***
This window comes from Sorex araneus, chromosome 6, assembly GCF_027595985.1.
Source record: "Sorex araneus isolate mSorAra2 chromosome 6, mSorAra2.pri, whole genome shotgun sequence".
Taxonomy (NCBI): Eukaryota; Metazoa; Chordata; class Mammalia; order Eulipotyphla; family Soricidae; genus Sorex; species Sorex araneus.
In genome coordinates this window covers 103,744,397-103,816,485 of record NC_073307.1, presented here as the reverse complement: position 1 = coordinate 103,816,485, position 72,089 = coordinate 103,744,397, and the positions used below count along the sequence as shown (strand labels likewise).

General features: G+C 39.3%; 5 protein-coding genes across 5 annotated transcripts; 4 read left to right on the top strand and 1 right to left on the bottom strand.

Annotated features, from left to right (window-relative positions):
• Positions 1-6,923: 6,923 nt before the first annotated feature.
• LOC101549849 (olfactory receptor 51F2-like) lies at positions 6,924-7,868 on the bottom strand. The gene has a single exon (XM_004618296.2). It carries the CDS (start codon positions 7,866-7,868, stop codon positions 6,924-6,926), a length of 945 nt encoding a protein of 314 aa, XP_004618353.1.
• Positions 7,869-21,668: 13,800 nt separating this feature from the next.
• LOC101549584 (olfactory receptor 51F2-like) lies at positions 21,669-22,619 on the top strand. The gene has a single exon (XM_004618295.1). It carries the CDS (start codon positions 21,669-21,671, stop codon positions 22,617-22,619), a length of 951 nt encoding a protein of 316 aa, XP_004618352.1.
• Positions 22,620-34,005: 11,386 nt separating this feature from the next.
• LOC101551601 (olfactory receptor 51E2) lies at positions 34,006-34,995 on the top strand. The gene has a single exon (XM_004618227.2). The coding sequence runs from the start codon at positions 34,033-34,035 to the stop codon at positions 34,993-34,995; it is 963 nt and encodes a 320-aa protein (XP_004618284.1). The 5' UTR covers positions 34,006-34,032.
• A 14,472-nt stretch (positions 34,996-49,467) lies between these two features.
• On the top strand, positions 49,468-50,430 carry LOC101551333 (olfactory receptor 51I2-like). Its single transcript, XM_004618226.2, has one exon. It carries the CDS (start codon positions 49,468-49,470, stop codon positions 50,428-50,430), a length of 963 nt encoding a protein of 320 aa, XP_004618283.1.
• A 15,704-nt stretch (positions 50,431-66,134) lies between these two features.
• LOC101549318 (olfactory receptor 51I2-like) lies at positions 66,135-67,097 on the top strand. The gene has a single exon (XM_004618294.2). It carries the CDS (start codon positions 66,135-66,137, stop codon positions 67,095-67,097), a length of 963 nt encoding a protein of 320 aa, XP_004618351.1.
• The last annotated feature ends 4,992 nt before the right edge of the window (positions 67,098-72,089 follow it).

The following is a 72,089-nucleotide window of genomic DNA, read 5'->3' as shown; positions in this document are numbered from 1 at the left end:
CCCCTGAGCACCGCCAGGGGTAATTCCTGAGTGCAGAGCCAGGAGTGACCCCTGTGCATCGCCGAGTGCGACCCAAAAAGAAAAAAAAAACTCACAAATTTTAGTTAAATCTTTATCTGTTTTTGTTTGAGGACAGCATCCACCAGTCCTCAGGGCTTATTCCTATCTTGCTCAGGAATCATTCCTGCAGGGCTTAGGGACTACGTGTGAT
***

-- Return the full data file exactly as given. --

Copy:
This window comes from Sorex araneus, chromosome 6, assembly GCF_027595985.1.
Source record: "Sorex araneus isolate mSorAra2 chromosome 6, mSorAra2.pri, whole genome shotgun sequence".
Taxonomy (NCBI): Eukaryota; Metazoa; Chordata; class Mammalia; order Eulipotyphla; family Soricidae; genus Sorex; species Sorex araneus.
In genome coordinates this window covers 103,744,397-103,816,485 of record NC_073307.1, presented here as the reverse complement: position 1 = coordinate 103,816,485, position 72,089 = coordinate 103,744,397, and the positions used below count along the sequence as shown (strand labels likewise).

General features: G+C 39.3%; 5 protein-coding genes across 5 annotated transcripts; 4 read left to right on the top strand and 1 right to left on the bottom strand.

Annotated features, from left to right (window-relative positions):
• Positions 1-6,923: 6,923 nt before the first annotated feature.
• LOC101549849 (olfactory receptor 51F2-like) lies at positions 6,924-7,868 on the bottom strand. The gene has a single exon (XM_004618296.2). It carries the CDS (start codon positions 7,866-7,868, stop codon positions 6,924-6,926), a length of 945 nt encoding a protein of 314 aa, XP_004618353.1.
• Positions 7,869-21,668: 13,800 nt separating this feature from the next.
• LOC101549584 (olfactory receptor 51F2-like) lies at positions 21,669-22,619 on the top strand. The gene has a single exon (XM_004618295.1). It carries the CDS (start codon positions 21,669-21,671, stop codon positions 22,617-22,619), a length of 951 nt encoding a protein of 316 aa, XP_004618352.1.
• Positions 22,620-34,005: 11,386 nt separating this feature from the next.
• LOC101551601 (olfactory receptor 51E2) lies at positions 34,006-34,995 on the top strand. The gene has a single exon (XM_004618227.2). The coding sequence runs from the start codon at positions 34,033-34,035 to the stop codon at positions 34,993-34,995; it is 963 nt and encodes a 320-aa protein (XP_004618284.1). The 5' UTR covers positions 34,006-34,032.
• A 14,472-nt stretch (positions 34,996-49,467) lies between these two features.
• On the top strand, positions 49,468-50,430 carry LOC101551333 (olfactory receptor 51I2-like). Its single transcript, XM_004618226.2, has one exon. It carries the CDS (start codon positions 49,468-49,470, stop codon positions 50,428-50,430), a length of 963 nt encoding a protein of 320 aa, XP_004618283.1.
• A 15,704-nt stretch (positions 50,431-66,134) lies between these two features.
• LOC101549318 (olfactory receptor 51I2-like) lies at positions 66,135-67,097 on the top strand. The gene has a single exon (XM_004618294.2). It carries the CDS (start codon positions 66,135-66,137, stop codon positions 67,095-67,097), a length of 963 nt encoding a protein of 320 aa, XP_004618351.1.
• The last annotated feature ends 4,992 nt before the right edge of the window (positions 67,098-72,089 follow it).

The following is a 72,089-nucleotide window of genomic DNA, read 5'->3' as shown; positions in this document are numbered from 1 at the left end:
CCCCTGAGCACCGCCAGGGGTAATTCCTGAGTGCAGAGCCAGGAGTGACCCCTGTGCATCGCCGAGTGCGACCCAAAAAGAAAAAAAAAACTCACAAATTTTAGTTAAATCTTTATCTGTTTTTGTTTGAGGACAGCATCCACCAGTCCTCAGGGCTTATTCCTATCTTGCTCAGGAATCATTCCTGCAGGGCTTAGGGACTACGTGTGAT